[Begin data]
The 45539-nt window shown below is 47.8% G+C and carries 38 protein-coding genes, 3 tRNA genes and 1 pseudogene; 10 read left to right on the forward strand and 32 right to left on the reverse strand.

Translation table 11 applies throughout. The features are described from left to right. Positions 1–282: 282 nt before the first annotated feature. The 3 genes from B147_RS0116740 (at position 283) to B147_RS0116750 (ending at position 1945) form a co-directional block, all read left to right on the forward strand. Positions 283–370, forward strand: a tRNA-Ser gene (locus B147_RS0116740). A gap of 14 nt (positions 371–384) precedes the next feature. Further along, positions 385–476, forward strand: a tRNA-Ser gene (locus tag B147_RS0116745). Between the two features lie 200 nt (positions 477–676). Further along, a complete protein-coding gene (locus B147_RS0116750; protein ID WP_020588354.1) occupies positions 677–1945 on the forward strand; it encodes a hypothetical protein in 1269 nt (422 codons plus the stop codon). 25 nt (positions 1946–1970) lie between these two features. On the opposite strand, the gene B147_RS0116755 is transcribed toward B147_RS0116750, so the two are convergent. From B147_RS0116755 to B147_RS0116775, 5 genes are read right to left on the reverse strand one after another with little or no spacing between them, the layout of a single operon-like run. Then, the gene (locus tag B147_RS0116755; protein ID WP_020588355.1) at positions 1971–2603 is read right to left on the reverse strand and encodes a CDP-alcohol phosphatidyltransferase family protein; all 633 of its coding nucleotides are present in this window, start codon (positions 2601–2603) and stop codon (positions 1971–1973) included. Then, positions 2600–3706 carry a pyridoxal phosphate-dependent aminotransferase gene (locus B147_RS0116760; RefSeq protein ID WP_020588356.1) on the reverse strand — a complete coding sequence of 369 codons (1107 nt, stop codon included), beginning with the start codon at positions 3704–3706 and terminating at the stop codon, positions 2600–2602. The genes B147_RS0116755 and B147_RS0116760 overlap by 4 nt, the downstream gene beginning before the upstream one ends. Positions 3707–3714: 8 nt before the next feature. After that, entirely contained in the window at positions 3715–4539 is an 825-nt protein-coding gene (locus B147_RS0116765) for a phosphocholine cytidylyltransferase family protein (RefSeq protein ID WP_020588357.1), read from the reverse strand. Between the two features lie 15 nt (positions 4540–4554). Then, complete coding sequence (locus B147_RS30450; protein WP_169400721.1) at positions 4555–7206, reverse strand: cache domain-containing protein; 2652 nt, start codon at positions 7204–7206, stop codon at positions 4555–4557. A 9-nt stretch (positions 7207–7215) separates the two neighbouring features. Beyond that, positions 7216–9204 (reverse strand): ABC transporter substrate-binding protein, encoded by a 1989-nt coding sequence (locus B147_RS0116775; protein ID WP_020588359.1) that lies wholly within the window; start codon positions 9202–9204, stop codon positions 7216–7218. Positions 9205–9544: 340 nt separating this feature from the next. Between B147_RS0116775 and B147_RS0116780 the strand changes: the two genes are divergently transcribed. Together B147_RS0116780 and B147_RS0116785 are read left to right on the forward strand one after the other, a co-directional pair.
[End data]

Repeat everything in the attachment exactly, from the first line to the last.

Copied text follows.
The 45539-nt window shown below is 47.8% G+C and carries 38 protein-coding genes, 3 tRNA genes and 1 pseudogene; 10 read left to right on the forward strand and 32 right to left on the reverse strand.

Translation table 11 applies throughout. The features are described from left to right. Positions 1–282: 282 nt before the first annotated feature. The 3 genes from B147_RS0116740 (at position 283) to B147_RS0116750 (ending at position 1945) form a co-directional block, all read left to right on the forward strand. Positions 283–370, forward strand: a tRNA-Ser gene (locus B147_RS0116740). A gap of 14 nt (positions 371–384) precedes the next feature. Further along, positions 385–476, forward strand: a tRNA-Ser gene (locus tag B147_RS0116745). Between the two features lie 200 nt (positions 477–676). Further along, a complete protein-coding gene (locus B147_RS0116750; protein ID WP_020588354.1) occupies positions 677–1945 on the forward strand; it encodes a hypothetical protein in 1269 nt (422 codons plus the stop codon). 25 nt (positions 1946–1970) lie between these two features. On the opposite strand, the gene B147_RS0116755 is transcribed toward B147_RS0116750, so the two are convergent. From B147_RS0116755 to B147_RS0116775, 5 genes are read right to left on the reverse strand one after another with little or no spacing between them, the layout of a single operon-like run. Then, the gene (locus tag B147_RS0116755; protein ID WP_020588355.1) at positions 1971–2603 is read right to left on the reverse strand and encodes a CDP-alcohol phosphatidyltransferase family protein; all 633 of its coding nucleotides are present in this window, start codon (positions 2601–2603) and stop codon (positions 1971–1973) included. Then, positions 2600–3706 carry a pyridoxal phosphate-dependent aminotransferase gene (locus B147_RS0116760; RefSeq protein ID WP_020588356.1) on the reverse strand — a complete coding sequence of 369 codons (1107 nt, stop codon included), beginning with the start codon at positions 3704–3706 and terminating at the stop codon, positions 2600–2602. The genes B147_RS0116755 and B147_RS0116760 overlap by 4 nt, the downstream gene beginning before the upstream one ends. Positions 3707–3714: 8 nt before the next feature. After that, entirely contained in the window at positions 3715–4539 is an 825-nt protein-coding gene (locus B147_RS0116765) for a phosphocholine cytidylyltransferase family protein (RefSeq protein ID WP_020588357.1), read from the reverse strand. Between the two features lie 15 nt (positions 4540–4554). Then, complete coding sequence (locus B147_RS30450; protein WP_169400721.1) at positions 4555–7206, reverse strand: cache domain-containing protein; 2652 nt, start codon at positions 7204–7206, stop codon at positions 4555–4557. A 9-nt stretch (positions 7207–7215) separates the two neighbouring features. Beyond that, positions 7216–9204 (reverse strand): ABC transporter substrate-binding protein, encoded by a 1989-nt coding sequence (locus B147_RS0116775; protein ID WP_020588359.1) that lies wholly within the window; start codon positions 9202–9204, stop codon positions 7216–7218. Positions 9205–9544: 340 nt separating this feature from the next. Between B147_RS0116775 and B147_RS0116780 the strand changes: the two genes are divergently transcribed. Together B147_RS0116780 and B147_RS0116785 are read left to right on the forward strand one after the other, a co-directional pair.